Roberto Faenza is an Italian film director, screenwriter and university professor who has a bountiful experience with international projects, having directed actors such as Harvey Keitel, Keith Carradine, Kristin Scott-Thomas, Miranda Richardson and Sex Pistols leader Johnny Rotten. He also has a deep sensitivity in telling stories that portray child psychology, which is an approach he reprises with his latest film Hill Of Vision, about the childhood of Mario Capecchi, winner of the Nobel Prize for Medicine together with his colleagues Martin Evans and Oliver Smithies in 2007.
Mario Renato Capecchi has been a Researcher at Howard Hughes Medical Institute since 1989 and a Professor of Human Genetics at the University of Utah Medical Faculty, he is the one who created in 1986 the knockout mouse, i.e. a genetically modified mouse in which researchers have inactivated an existing gene by replacing it or disrupting it with an artificial piece of DNA. Since then, transgenic mice have allowed to study many genetic causes of human diseases, from cancer to Alzheimer’s.
Capecchi’s genius developed throughout a challenging personal history that eventually lead to his scientific successes. Mario’s childhood was characterised by hunger and struggle. Since necessity is the mother of invention, the scientist himself considered his achievements as the result of the experience he lived in his youth fighting for survival. His personal story is also a great lesson in humility and determination, two fundamental qualities for a researcher.
Faenza’s motion picture retraces his first years of life lived as a child abandoned in the streets of Italy troubled by warfare, and his unconventional experience as an expat in an American intentionally cooperative community called Bryn Gweled, the Welsh name for “Hill of Vision.”
The narrative takes place during World War II in South Tyrol. Little Mario (Lorenzo Ciamei) is only four years old when his mother (Laura Haddock) — the American poetess and political activist Lucy Ramberg — is arrested by the fascists in 1941 and interned in a German concentration camp. The future scientist is initially entrusted to a peasant family and then abandoned to a life of wandering and hardship between Bolzano and Verona. During this period Mario meets the twelve year old girl Frank (Sofia D’Elia), and her friend “Brother” (Ruben Buccella). These three war orphans, in pure Oliver Twist style, form a small gang that manages to survive by begging and stealing. In 1944, Mario sets off in search of his father Luciano Capecchi (Francesco Montanari), an air force pilot who had estranged him and his mother, who turns out to be a dangerous man. Mario decides to leave him and live from hand to mouth with his Dickensian friends, until they all end up in an orphanage. In 1947, when the global conflict is over, Mario and his mother miraculously find each other and embark upon a new life in the Unites States. Here they are greeted by Edward Ramberg (Edward Holcroft), Lucy’s brother, and his wife Sarah Sargent Ramberg (Elisa Lasowski), who take them to live with them in Pennsylvania, where they have founded a community of Quakers, north of Philadelphia. Still a fish out of water, teenage Mario (Jake Donald – Crookes) is unable to fit into the new context of normality until he discovers his passion for science, thanks to his uncle scientist.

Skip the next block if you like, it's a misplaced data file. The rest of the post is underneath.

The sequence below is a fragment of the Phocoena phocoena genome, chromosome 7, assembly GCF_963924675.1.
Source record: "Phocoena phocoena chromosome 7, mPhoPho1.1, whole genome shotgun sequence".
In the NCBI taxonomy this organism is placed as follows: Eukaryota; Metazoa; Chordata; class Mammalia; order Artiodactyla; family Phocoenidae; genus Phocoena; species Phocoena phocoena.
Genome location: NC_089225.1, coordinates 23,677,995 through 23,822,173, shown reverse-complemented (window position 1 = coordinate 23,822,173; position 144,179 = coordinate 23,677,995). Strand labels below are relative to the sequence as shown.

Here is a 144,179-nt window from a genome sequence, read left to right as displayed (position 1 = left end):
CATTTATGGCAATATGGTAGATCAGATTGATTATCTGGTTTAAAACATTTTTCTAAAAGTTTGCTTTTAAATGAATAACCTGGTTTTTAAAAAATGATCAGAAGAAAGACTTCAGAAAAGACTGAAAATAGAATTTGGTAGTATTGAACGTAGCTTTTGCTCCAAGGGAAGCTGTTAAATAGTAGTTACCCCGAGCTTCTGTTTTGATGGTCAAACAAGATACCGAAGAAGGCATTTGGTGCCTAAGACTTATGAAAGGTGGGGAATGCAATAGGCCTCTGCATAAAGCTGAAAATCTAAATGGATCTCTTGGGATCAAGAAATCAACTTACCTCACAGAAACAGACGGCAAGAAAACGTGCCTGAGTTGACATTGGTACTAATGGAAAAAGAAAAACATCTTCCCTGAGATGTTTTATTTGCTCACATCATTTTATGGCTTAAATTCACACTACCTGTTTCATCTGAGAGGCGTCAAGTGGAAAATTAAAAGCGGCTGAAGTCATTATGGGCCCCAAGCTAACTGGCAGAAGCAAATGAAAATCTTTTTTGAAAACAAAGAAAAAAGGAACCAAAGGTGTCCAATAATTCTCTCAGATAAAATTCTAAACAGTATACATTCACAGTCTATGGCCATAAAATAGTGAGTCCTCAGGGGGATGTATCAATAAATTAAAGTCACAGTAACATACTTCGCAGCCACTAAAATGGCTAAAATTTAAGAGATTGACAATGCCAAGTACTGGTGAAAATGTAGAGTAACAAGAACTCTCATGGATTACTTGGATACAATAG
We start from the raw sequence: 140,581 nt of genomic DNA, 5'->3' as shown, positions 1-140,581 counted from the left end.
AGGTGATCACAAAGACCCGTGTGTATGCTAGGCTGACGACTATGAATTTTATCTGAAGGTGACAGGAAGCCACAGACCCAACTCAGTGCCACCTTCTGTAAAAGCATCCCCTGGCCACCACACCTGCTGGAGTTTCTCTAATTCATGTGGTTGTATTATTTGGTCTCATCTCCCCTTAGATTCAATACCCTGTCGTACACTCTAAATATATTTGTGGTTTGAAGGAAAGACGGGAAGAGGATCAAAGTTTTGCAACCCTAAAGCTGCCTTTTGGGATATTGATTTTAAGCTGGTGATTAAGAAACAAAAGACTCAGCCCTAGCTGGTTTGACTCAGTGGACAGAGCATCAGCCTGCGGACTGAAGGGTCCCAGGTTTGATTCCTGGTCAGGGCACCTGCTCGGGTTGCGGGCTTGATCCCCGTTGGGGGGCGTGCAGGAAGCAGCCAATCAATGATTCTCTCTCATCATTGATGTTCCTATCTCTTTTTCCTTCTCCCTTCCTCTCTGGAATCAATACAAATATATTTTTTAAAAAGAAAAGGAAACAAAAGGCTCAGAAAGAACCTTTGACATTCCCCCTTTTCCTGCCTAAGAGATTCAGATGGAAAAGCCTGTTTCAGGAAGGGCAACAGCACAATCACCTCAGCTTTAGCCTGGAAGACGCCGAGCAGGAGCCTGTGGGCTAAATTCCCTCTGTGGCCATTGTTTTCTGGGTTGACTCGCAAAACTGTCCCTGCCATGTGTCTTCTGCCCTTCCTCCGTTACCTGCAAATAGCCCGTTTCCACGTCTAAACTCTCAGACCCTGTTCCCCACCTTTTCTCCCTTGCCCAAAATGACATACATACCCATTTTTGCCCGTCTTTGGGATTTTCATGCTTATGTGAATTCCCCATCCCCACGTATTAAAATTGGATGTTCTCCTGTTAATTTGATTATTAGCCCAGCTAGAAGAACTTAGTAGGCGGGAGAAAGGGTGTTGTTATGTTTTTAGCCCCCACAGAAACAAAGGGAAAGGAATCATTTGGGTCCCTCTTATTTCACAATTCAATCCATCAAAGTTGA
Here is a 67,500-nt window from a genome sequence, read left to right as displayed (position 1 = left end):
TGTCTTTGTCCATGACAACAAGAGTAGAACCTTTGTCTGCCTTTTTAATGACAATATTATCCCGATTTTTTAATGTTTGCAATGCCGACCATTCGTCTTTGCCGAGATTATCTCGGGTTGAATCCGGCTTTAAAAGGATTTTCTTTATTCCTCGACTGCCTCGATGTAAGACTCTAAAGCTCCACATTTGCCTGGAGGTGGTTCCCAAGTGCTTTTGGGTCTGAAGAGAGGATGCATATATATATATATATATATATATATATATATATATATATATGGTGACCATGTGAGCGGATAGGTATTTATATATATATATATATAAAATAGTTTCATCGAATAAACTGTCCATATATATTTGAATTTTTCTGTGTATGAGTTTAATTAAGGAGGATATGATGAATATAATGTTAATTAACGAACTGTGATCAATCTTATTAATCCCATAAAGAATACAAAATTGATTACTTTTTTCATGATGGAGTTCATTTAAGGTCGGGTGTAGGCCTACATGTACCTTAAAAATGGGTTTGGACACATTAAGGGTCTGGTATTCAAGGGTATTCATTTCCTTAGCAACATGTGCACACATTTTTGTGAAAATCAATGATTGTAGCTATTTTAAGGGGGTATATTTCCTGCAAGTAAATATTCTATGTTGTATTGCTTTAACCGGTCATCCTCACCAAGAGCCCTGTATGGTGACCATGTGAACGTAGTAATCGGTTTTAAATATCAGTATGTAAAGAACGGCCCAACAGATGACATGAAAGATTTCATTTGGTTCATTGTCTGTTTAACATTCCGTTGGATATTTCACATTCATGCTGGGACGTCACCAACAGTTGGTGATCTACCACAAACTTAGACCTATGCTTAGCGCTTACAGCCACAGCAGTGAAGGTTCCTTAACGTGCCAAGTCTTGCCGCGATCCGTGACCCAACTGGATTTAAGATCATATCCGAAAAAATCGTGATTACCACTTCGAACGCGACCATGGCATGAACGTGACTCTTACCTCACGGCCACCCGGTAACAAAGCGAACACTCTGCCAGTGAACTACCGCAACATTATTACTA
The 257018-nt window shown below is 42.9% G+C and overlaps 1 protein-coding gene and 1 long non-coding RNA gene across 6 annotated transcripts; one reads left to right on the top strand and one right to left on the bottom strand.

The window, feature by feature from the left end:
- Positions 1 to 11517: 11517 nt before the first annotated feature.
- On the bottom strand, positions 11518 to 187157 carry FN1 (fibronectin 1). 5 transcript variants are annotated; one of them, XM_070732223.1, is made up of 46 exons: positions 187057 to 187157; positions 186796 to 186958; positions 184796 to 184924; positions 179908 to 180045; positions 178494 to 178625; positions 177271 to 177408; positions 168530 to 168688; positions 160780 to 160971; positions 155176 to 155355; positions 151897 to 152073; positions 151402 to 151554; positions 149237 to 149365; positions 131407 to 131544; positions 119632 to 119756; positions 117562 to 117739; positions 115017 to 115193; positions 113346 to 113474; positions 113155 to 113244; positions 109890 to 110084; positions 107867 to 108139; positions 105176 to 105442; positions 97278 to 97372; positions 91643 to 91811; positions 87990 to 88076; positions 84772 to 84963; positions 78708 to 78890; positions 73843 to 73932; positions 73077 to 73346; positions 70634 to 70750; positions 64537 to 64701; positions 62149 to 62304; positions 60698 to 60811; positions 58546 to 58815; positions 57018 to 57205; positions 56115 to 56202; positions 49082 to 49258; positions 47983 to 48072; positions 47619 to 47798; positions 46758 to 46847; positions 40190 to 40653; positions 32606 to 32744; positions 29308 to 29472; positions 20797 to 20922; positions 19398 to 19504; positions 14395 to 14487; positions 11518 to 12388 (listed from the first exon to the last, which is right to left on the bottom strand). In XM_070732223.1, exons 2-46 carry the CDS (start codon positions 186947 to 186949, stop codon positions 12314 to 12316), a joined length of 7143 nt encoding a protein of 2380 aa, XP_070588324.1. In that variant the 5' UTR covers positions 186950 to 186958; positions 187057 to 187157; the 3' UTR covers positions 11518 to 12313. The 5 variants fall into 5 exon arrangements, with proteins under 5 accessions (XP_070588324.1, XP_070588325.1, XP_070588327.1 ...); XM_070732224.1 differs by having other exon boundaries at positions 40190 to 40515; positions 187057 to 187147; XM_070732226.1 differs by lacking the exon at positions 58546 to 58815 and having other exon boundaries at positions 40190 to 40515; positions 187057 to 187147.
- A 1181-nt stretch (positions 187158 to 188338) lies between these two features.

Serendipity allowed this extraordinary true story to land on the silver screen when Italian producer Elda Ferri — who won an Oscar for Best Foreign Film with Life is Beautiful directed by Roberto Benigni — had the idea of making a film about Professor Mario Capecchi, after reading about his life in a scientific magazine in a doctor’s waiting room. The screenplay was commissioned to Roberto Faenza and David Gleeson. The latter, of Irish origins, lives in Los Angeles and is among other things the author of the screenplay for the biopic Tolkien, about the life of the creator of the saga of The Lord of the Rings. However the process was long, the script took 15 years to elaborate, working alongside Capecchi — who is now 84 years old — carrying out inspections and gathering testimonies in the places of his adolescence. The result of this long ordeal unfortunately at times is mawkish, simply for some directorial choices that become farcical. Nevertheless Hill Of Vision succeeds in sharing with the world an extraordinary existence.
The story of this man, born in Italy and raised in the United States, draws attention to the many concerns that characterise our era. Through Capecchi’s example of tenacity, audiences are encouraged to believe in the future, in spite of the most troublesome conditions.
Today, a distinguished Professor at the University of Utah School of Medicine, he lives in Salt Lake City, at the foot of a mountain that reminds him of the one near Bolzano where he lived as a child. His research on molecular genetics has proved to be of fundamental importance in the fight against very serious disorders, and is currently aimed at studying the genetic components of anxiety.
Faenza’s film sends a clear message: if Mario made it, starting from such an extreme condition, then we can do too. He was able to overturn reality, leave the past behind, treasure the difficulties and finally emerge fully. He transformed resilience into his scientific acumen. The story of his medical awakening resonates now more than ever, when the world had to confront a pandemic for over two years. In this manner, Hill Of Vision truly is the light at the end of the tunnel.
Final Grade: B-